Anyway, back to Mr. Malady’s experiment. Did he indeed self-combust in fiery flames after the 72nd hour? Here’s what he had to say about finishing his pet project:

“At the end of the experiment, I wasn’t dying to get my phone back or to access Facebook. I just wanted to get back to being better informed. My devices and the Internet, as much as they are sometimes annoying and frustrating and overflowing with knuckleheads, help me to do that. If getting outside and taking walks, or sitting in silence, or walking dogs, or talking with loved ones on the phone got me to that same place, I’d be more than happy to change things up.”

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A Dictionary of Canadianisms

Image result for  Dictionary of Canadianisms on Historical Principles

Jesse Sheidlower (@jessesheidlower) over at The New Yorker had a fantastic piece appear in the magazine a couple of months ago called “A Delightful Dictionary for Canadian English.” No surprise, then, that this post is dedicated to all those woeful souls in other countries who, over the years, have asked me, “Do you speak American?” (and something I got to poke fun at in the story “Everybody’s Dictionary (& Other Semantic Debacles).”)

Uhhhhhhhhhhh…only when south of the 49th?

However, I must say that question about my ability to communicate in “American” was only topped when a Canadian – a freaking CANADIAN! in frigging Canada – once asked me after learning that I lived in Korea for a decade, “So, like, do you speak Asian?”

Oy vey, I thought, wishing I’d responded, “Yes. I am fluent in Asian, England, Molson Canadian, European and several South Africas.”

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Kellyanne Conway’s Future Book Reviews?

Image result for kellyanne conway reading a book

Not surprisingly, The New Yorker has managed, once again, to combine literature, politics and humour. Sorry, humor.

Writing for that rag of a magazine that the REAL media uses to wipe their arses with, Bob Vulfov (@bobvulfov) imagines what book reviews written by Donnie T.’s Counselor to the President – and co-author of What Women Really Want (no joke) – might look like in a piece called “Kellyanne Conway Spins Great Works of Literature.”

Although all of the reviews are literary gold, this one just might be my favourite. Sorry, favorite.

“Moby-Dick”

Time after time, I see the land media refer to Moby Dick as the embodiment of evil, and, frankly, this sort of coverage disappoints me. If they keep this up, partisanship will continue to divide creatures of the sea and creatures of the land. Throughout his campaign, Captain Ahab constantly blamed someone else for his own despair, but sometimes you just have to take a look in the mirror. All the polls said that Moby Dick had no shot against Captain Ahab, but look at what happened. Ahab’s ship was destroyed in a nautical landslide. The land media, the pollsters, the crew aboard the Pequod—they all got it wrong. Now it’s time to let the large whale-beast govern.

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The Slow Death of Cursive

 Image result for beautiful cursive

Jeez, I remember when I used to write like that! Sort of…but not really. Actually, my cursive was always more akin to a drunk, blind, mentally frail chicken scratching at a piece of paper with a pen that’s recently exploded all over its pristine claw.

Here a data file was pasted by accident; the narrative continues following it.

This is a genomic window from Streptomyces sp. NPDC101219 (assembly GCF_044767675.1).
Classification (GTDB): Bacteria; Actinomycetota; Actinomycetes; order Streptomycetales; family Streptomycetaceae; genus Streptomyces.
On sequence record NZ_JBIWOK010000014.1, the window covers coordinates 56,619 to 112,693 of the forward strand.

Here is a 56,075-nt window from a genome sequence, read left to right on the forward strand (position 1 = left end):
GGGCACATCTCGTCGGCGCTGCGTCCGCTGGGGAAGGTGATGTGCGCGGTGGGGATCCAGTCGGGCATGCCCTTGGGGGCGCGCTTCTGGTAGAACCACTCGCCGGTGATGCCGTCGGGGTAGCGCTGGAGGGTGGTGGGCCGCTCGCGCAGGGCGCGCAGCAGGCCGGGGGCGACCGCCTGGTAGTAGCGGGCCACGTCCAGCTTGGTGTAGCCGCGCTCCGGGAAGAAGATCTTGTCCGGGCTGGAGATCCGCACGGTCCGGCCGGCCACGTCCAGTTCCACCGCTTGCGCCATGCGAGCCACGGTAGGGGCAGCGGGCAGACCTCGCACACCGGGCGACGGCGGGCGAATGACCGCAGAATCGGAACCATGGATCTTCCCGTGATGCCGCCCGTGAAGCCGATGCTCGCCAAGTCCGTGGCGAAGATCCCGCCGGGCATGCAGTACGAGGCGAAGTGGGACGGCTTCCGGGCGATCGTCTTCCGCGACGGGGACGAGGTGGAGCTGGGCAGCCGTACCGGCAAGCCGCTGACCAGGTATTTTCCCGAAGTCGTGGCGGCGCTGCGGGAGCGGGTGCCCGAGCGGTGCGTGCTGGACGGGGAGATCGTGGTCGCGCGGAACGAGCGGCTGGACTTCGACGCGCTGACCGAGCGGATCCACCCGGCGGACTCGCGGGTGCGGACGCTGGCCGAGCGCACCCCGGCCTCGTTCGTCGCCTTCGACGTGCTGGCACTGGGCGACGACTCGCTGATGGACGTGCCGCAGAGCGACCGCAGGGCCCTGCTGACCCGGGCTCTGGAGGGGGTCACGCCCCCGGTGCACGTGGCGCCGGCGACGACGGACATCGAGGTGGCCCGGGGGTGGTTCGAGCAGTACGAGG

But on the plus side, I can actually read that image above, and as frightening as it sounds to anyone born before December 31, 1999, that is now actually considered a skill.

Do I show my age by bemoaning the lost art of cursive and its gradual disappearance from our schools and the fabric of our everyday lives?

If so, good on me!

Mark Oppenheimer (@markopp1) wrote (though not in cursive) a heartbreaking piece (for sentimental farts like me) in The New Yorker called “The Lost Virtue of Cursive” about one man’s fight to keep the storied craft alive, if only to communicate with his children in a world overrun by the typed word and – if this trend keeps up – emoji and emoticons.

Perhaps this calls for a revolution. We’ll call it #BringBackCursive, but we’ll type it out on a keyboard and ensure it comes complete with a hashtag.

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Adventures in Russia’s Far East

I’m a sucker for good adventure stories, fiction or non-fiction. From The Count of Monte Cristo, The Arabian Nights: Tales from a Thousand and One Nights and Heart of Darkness to Herodotus’s The Histories, The Travels of Marco Polo, Jon Krakauer’s Into Thin Air and Robert Young Pelton‘s The Adventurist: My Life in Dangerous Places, they all have a jaw-dropping story to tell in far-off lands and bygone eras.

But not all great adventure stories are by famous writers or about well-known places like Mt. Everest, Timbuktu or Shangri-La.

Take, for example, Donald Clark’s Living Dangerously in Korea,  easily one of my favourite books on my second home.

Another example is a new literary work to join the ranks of awesome adventure stories, an updated translation from the legendary explorer of Russia’s Far East named Vladimir Arsenyev. While serving in the Russian Imperial Army, Arsenyev travelled extensively throughout the region from 1902-1930, subsequently wrote about his experiences in great detail, and, so I’m led to believe, in beautiful prose devoid of any hubris. (NOTE TO SELF: Does every Russian writer always knock it out of the park?)

Yet Stalin, in all his wisdom, thought it would be a stupendous idea to censor much of Arsenyev’s writing (the original books were finally released in Russian in 2007). However, it was only when a young go-getter from the U.S. named Jonathan Slaght recently retranslated the original account (written in Russian) of Arsenyev’s first book, Across the Ussuri Kray (1921), and published it under the same name through Indiana University Press (2016), that we English readers got a sense of what the Wild East was once like.

Slaght is now the Wildlife Conservation Society’s coordinator for Russia and Northeast Asia, and Michelle Nijhuis wrote a thoroughly engaging piece in this week’s The New Yorker about Ansenyev and Slaght (make sure you check out the photo gallery, which is almost like a journey to another world). If you’re intrigued about what a pre-industrial Russia’s Far East looked like a century ago – the only place on Earth where brown bears, leopards and tigers co-exist because the region was spared from being touched by glaciation during the last Ice Age – take the time to read this article entitled “A Fuller Vision of Russia’s Far East.”